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Propagation

Seed - surface sow in spring in well-drained soil in a sunny position in a greenhouse. Do not allow the soil to dry out. Prick out the seedlings into individual pots when they are large enough to handle. If sufficient growth is made, it is possible to plant them out during the summer, otherwise keep them in a cold-frame or greenhouse for their first winter and plant them out in early summer of the following year[K]. Division is very easy and can be carried out at almost any time in the growing season, though is probably best done in spring or early summer. Larger divisions can be planted out direct into their permanent positions. We have found it best to pot up the smaller divisions and grow them on in a lightly shaded position in a cold frame, planting them out once they are well established in the summer.

Other Names

If available other names are mentioned here

Found In

Countries where the plant has been found are listed here if the information is available

Weed Potential

Right plant wrong place. We are currently updating this section. Please note that a plant may be invasive in one area but may not in your area so it’s worth checking.

Conservation Status

IUCN Red List of Threatened Plants Status :

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Sedum acreCommon Stonecrop, Goldmoss stonecrop, Gold Moss SedumPerennial0.1 4-9 FLMHNDM12 
Sedum albumSmall Houseleek, White stonecrop, Sedum, StonecropPerennial0.1 6-8 MLMHNDM113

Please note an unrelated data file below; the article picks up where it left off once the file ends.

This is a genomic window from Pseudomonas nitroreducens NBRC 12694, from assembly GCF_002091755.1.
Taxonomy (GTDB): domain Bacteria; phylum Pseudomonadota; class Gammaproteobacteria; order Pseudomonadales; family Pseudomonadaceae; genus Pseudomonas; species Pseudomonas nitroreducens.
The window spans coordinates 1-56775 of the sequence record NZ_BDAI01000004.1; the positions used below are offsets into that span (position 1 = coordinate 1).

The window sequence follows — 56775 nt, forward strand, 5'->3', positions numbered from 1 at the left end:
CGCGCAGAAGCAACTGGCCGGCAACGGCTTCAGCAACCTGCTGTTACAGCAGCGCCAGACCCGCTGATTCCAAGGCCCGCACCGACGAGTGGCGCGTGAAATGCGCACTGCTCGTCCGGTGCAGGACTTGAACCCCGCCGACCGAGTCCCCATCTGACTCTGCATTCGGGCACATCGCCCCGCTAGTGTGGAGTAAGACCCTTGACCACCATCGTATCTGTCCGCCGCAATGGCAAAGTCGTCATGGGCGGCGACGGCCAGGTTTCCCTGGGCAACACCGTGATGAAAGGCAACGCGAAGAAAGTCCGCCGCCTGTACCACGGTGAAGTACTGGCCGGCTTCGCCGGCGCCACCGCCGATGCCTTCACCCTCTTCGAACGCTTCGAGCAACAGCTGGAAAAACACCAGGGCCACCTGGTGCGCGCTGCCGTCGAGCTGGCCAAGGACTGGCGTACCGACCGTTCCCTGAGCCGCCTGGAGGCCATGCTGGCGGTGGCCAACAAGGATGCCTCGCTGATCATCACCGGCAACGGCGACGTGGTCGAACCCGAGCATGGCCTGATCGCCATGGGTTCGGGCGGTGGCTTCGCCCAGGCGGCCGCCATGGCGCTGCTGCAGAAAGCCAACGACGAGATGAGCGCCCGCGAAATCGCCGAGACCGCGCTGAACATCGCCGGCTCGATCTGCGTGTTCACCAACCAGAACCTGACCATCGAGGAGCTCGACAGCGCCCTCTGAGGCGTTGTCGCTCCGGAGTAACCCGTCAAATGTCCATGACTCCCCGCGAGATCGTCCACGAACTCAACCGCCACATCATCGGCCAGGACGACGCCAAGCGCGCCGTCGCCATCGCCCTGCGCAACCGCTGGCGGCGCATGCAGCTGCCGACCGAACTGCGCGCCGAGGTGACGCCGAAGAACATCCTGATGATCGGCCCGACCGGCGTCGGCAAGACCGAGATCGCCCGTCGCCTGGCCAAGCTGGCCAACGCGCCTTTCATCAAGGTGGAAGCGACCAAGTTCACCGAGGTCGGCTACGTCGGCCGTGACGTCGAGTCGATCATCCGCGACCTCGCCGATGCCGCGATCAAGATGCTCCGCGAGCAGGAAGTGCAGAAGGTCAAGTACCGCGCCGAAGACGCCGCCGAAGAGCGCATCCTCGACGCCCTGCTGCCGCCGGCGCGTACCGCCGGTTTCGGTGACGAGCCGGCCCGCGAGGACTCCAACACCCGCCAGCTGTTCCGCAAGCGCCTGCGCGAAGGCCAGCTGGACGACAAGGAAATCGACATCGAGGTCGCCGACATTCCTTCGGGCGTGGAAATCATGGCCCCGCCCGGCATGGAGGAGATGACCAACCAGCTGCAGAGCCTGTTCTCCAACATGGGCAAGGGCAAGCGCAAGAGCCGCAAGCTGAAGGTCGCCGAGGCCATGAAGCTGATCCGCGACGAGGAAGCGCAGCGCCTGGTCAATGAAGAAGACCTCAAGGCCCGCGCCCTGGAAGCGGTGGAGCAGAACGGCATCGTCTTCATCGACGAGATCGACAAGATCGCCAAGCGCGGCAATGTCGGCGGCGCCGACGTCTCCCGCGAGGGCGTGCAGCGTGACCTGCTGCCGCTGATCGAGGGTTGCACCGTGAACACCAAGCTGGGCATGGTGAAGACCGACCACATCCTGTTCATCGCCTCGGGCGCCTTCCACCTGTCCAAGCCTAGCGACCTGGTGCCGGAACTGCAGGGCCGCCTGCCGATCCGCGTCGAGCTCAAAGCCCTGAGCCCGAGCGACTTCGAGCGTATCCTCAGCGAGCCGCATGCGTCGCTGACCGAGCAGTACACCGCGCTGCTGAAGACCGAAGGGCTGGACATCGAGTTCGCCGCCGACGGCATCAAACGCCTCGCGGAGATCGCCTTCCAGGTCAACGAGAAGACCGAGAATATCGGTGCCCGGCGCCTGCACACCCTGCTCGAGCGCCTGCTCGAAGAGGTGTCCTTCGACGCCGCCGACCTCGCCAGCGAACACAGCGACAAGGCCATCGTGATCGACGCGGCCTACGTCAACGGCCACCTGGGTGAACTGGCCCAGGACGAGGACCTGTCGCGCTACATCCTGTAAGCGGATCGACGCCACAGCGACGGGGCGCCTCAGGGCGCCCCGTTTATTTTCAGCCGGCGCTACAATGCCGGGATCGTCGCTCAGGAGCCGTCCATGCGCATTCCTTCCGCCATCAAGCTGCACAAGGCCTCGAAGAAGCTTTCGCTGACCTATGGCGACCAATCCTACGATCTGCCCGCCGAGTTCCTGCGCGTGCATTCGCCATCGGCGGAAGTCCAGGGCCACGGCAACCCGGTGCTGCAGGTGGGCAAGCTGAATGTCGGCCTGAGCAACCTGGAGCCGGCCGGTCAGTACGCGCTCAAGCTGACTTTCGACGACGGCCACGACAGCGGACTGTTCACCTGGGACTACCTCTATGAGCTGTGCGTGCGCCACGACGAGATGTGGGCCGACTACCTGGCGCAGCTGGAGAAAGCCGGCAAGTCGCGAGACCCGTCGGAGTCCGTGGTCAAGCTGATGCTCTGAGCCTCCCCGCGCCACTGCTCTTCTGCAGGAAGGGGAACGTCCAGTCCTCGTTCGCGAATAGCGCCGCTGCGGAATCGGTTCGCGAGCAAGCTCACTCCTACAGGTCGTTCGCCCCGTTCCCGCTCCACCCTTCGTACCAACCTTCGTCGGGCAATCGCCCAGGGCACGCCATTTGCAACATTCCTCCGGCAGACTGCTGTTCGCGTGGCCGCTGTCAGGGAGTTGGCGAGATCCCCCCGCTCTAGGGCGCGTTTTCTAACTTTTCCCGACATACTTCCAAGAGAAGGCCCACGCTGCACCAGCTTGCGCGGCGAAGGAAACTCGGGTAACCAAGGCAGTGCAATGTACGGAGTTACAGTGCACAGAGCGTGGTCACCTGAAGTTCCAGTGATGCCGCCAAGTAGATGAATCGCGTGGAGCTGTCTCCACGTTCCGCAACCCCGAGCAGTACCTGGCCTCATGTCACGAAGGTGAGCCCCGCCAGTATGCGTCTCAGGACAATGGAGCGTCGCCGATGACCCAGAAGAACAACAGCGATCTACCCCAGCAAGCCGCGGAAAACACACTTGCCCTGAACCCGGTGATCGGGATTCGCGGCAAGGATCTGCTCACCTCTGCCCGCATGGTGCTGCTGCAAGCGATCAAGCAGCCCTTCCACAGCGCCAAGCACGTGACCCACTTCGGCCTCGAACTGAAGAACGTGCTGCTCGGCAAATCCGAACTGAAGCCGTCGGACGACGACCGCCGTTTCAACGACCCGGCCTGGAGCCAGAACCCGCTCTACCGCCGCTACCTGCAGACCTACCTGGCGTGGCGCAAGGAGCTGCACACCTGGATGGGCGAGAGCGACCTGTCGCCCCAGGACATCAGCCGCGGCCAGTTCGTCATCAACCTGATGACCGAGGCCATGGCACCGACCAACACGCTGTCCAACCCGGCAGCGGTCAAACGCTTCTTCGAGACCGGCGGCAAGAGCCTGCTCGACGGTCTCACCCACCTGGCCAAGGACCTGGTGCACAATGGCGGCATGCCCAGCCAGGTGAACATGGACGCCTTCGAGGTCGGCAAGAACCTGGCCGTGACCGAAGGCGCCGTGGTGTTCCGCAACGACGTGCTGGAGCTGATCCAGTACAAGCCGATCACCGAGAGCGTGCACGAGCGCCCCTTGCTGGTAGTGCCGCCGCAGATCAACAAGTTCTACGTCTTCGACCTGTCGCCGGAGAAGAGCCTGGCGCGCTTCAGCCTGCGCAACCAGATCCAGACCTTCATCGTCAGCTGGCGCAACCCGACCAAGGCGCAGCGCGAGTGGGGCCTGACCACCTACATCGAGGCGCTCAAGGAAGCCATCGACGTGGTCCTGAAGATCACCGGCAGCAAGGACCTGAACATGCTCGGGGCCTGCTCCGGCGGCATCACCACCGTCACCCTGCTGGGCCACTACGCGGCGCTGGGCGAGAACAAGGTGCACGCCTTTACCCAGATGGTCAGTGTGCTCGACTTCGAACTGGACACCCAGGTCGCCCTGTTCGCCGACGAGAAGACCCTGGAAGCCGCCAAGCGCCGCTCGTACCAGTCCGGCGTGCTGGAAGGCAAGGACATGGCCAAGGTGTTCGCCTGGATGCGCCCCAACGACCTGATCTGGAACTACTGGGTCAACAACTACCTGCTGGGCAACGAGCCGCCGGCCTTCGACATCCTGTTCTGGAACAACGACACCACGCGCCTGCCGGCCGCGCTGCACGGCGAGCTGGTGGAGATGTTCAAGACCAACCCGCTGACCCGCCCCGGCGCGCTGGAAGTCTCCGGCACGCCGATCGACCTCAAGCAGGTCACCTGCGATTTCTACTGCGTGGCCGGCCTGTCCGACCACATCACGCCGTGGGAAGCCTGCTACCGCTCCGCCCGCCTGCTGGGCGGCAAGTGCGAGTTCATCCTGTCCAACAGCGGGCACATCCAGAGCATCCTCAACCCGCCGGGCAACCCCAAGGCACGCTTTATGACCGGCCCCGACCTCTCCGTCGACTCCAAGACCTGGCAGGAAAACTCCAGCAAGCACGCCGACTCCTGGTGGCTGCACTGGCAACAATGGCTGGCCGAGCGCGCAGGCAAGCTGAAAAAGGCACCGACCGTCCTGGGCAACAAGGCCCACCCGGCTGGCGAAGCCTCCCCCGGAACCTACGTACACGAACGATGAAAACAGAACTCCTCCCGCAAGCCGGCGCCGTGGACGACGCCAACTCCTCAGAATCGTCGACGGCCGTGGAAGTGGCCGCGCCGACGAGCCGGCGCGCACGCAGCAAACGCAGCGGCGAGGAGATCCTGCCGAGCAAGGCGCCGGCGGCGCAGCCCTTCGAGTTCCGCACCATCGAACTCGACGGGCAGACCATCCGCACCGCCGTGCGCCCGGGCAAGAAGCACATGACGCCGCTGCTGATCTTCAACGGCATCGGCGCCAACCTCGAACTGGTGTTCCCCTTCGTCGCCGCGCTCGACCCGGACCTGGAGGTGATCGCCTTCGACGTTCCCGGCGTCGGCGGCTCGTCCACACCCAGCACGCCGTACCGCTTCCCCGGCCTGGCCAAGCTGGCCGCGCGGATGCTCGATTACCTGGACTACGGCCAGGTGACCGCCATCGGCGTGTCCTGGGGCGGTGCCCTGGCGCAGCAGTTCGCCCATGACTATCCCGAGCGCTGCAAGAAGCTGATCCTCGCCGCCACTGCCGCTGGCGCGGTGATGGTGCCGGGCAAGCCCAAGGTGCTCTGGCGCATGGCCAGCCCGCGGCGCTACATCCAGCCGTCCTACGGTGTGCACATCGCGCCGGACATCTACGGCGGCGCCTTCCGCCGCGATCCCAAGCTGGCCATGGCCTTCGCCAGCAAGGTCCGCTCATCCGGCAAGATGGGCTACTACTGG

Sedum anacampserosLoce RestorerPerennial0.1 5-9  LMHSNDM10 
Sedum arboroseumGarden StonecropPerennial0.5 5-9  LMHSNDM12 
Sedum divergensPacific StonecropPerennial0.2 5-9  LMHNDM11 
Sedum forsterianumStonecropPerennial0.2 6-9  LMHNDM10 
Sedum japonicum Perennial0.2 -  LMHNDM10 
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Sedum lanceolatumSpearleaf Stonecrop, Subalpine stonecropPerennial0.2 5-9  LMHNDM11 
Sedum lineareNeedle stonecropPerennial0.3 6-9  LMHNDM11 
Sedum makinoiStonecrop, SedumPerennial0.2 8-10 MLMHNDM12 
Sedum oreganumOregon stonecropPerennial0.2 5-9  LMHNDM10 
Sedum rupestreCrooked Yellow StonecropPerennial0.1 6-9  LMHSNDM102
Sedum sarmentosumstringy stonecropPerennial0.1 6-9  LMHNDM11 
Sedum sediforme Perennial0.5 7-10  LMHNM10 
Sedum spathulifoliumBroadleaf Stonecrop, Purdy's stonecrop, Yosemite stonecrop, Stonecrop, Blood Leaf SedumPerennial0.1 6-10 MLMHSNDM11 
Sedum spectabileIce PlantPerennial0.4 5-9  LMHNDM21 
Sedum spuriumCaucasian StonecropPerennial0.2 6-9  LMHNDM10 
Sedum stenopetalumWormleaf StonecropPerennial0.2 5-9  LMHNDM11 
Sedum stoloniferumStolon stonecrop, SedumPerennial0.2 7-9 MLMHNDM10 
Sedum telephiumOrpinePerennial0.5 4-8  LMHFSNDM12